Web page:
Do This One Weird Trick To Prevent Email Mistakes This Holiday Season

While you’re in the midst of holiday email campaign craziness, there are so many things competing for your time and attention. It’s kind of like those “one weird trick” banner ads that seem to be everywhere you look online: Even though you know they’ll take you down a virtual rabbit hole, admit it — they’re distracting, even a little bit tempting.  What IS that trick?

Distractions and fragmentation increase the likelihood that you’ll make mistakes. Now for many of you, what I’m about to say may result in serious eye-rolling and much gnashing of teeth. But because I know that this one weird trick can not only help your business generate more revenue, but it can also help you save face and preserve your hard-earned reputation as an email marketing professional, I’ll say it anyway: Slow down and create a plan.

“I don’t have time for planning,” you might be saying. Or, “Even if I did put together a plan, it would just change a million times anyway — and always at the drop of a hat.”



I understand. I’ve been in your shoes before. But when I was in your shoes, I made my fair share of preventable errors. And no matter how many times it happened, what season, or for which of myriad reasons, I never, EVER got over that hot-in-the-face, sick-to-my-stomach feeling when I learned that there was something wrong with the email I’d just hit "send" on.

Because of their importance to annual profitability, your holiday emails need to be as close to perfect as possible. When it comes to our holiday email plan, however, small steps can add incremental benefits — so as it applies to your planning process, don’t let the perfect get in the way of the good. If you do nothing else this holiday season, be sure to create a quick-and-dirty project brief and follow a QA checklist.

The Quick-and-Dirty Project Brief

I have seen some pretty involved and chaotically difficult project briefs in my time. This always makes me scratch my head because, as the name suggests, the output should be BRIEF, right? Based on my experience, both in providing and receiving input on project briefs, here are the fundamental considerations:

• What is the goal/objective of the deployment/campaign?

• What’s the offer?
• How are you defining success?

• Who do you want to send the email to?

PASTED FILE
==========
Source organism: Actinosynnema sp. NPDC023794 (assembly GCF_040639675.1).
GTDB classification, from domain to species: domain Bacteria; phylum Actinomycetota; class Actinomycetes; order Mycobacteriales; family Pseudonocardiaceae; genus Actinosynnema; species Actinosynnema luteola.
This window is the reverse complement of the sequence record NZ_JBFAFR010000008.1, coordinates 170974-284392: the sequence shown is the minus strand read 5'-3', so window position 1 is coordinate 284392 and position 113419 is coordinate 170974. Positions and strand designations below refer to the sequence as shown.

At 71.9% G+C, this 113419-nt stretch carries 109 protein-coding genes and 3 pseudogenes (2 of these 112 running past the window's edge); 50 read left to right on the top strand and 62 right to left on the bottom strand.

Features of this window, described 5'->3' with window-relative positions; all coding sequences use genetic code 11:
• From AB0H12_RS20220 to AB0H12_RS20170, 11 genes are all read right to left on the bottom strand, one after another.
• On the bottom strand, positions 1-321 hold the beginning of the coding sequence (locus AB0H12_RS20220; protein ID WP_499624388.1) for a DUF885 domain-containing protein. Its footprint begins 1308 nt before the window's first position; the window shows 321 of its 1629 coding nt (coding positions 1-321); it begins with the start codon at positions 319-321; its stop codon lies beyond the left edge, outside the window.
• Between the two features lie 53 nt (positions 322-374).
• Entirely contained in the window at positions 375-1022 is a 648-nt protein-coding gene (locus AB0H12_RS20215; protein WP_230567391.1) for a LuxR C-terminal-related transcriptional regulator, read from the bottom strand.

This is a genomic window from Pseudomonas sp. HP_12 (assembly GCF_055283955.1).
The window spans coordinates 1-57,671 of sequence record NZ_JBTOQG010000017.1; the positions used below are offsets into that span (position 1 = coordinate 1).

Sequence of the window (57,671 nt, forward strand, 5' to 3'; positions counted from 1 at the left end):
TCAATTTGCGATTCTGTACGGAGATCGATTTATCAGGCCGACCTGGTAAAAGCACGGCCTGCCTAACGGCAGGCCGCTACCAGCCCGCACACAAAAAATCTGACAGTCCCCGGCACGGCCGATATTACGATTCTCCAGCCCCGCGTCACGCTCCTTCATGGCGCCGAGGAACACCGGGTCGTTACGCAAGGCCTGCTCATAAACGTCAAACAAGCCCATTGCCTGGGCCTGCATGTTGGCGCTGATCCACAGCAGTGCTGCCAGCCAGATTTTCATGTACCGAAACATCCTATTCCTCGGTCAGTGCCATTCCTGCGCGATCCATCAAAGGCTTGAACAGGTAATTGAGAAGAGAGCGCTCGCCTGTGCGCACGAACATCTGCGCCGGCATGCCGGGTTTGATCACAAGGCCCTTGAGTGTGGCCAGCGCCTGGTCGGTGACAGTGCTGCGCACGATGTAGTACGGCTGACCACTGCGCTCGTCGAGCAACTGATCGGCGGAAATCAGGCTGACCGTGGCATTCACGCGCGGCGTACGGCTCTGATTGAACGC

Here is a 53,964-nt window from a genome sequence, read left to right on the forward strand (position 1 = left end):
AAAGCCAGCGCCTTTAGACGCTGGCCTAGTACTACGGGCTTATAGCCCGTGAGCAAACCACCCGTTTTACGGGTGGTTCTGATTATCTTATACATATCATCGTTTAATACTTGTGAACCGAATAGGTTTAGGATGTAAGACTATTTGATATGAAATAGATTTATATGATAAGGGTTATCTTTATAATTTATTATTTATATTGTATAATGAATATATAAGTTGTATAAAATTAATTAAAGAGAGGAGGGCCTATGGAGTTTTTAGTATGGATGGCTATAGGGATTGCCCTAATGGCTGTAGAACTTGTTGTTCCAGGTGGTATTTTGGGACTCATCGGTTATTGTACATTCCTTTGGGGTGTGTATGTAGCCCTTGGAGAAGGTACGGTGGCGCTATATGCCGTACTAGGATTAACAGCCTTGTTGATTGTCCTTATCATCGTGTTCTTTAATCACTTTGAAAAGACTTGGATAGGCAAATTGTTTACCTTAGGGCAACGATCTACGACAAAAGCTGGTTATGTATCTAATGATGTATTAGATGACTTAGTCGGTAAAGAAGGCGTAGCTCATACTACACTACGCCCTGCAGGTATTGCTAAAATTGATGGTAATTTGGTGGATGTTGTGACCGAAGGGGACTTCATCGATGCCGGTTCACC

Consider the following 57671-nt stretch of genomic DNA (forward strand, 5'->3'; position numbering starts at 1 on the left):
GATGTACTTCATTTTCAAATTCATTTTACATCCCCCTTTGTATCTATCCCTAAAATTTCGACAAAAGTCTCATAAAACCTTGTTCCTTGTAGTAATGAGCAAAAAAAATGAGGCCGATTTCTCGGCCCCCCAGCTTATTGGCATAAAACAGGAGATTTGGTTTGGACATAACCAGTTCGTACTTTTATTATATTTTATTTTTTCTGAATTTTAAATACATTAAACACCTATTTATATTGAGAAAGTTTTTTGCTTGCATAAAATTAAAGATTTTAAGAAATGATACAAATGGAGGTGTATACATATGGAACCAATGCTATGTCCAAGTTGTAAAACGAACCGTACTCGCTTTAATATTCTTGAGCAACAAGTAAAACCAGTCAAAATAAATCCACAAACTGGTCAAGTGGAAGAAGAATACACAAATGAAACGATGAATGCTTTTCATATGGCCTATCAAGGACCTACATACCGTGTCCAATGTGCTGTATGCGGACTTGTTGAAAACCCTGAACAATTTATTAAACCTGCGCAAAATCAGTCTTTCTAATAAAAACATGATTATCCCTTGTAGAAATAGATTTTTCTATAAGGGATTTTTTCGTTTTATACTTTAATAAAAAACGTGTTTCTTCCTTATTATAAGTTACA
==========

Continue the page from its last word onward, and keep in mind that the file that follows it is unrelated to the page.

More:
• When do you want it to go?
• Are there any testing elements?
• Subject line(s)?

And if I was forced to pick only one weird component of this project brief — the one that would most likely prevent mistakes — it would be testing. Why?  Any time a test is being implemented, everyone tends to slow down a bit to make sure that all the testing elements are properly defined and the split is set up properly in their email platform. By nature, the sheer act of slowing down can actually prevent mistakes, but it can also minimize the impact if something does go wrong. If the error occurs in only one portion of the testing group, probably only a small portion of the audience will receive that email. Depending on how you conduct the test, you may have the ability to actually correct the error for the remainder of the subscriber base.

The QA Checklist

In addition to the project brief, before you hit the send button this holiday season, develop a standard QA checklist that you don’t just go through, but that you actually COMPLETE. At minimum, QA the following:

• Subject lines
• All links
• Images
• Validate any email addresses AND phone numbers provided

Remember that QA should happen on a live message (not a test) and, if possible, should occur outside of your company’s firewall. Too many times I have seen clients test in dev environments that provide a false sense of proper rendering because they are testing behind the firewall where they have permission to view and access the image. Be sure to click on ALL the links in the message too, navigation included. And yes, do this one weird trick even if you’re working from a template.  

So there’s no big secret to having an “oops-free” holiday email program after all. Just by answering a few simple questions now and following processes that allow everyone touching the project to be on the same page, a cohesive understanding of the task at hand can be a true holiday miracle, boosting productivity and minimizing mistakes. Trust me, it’s time well spent.

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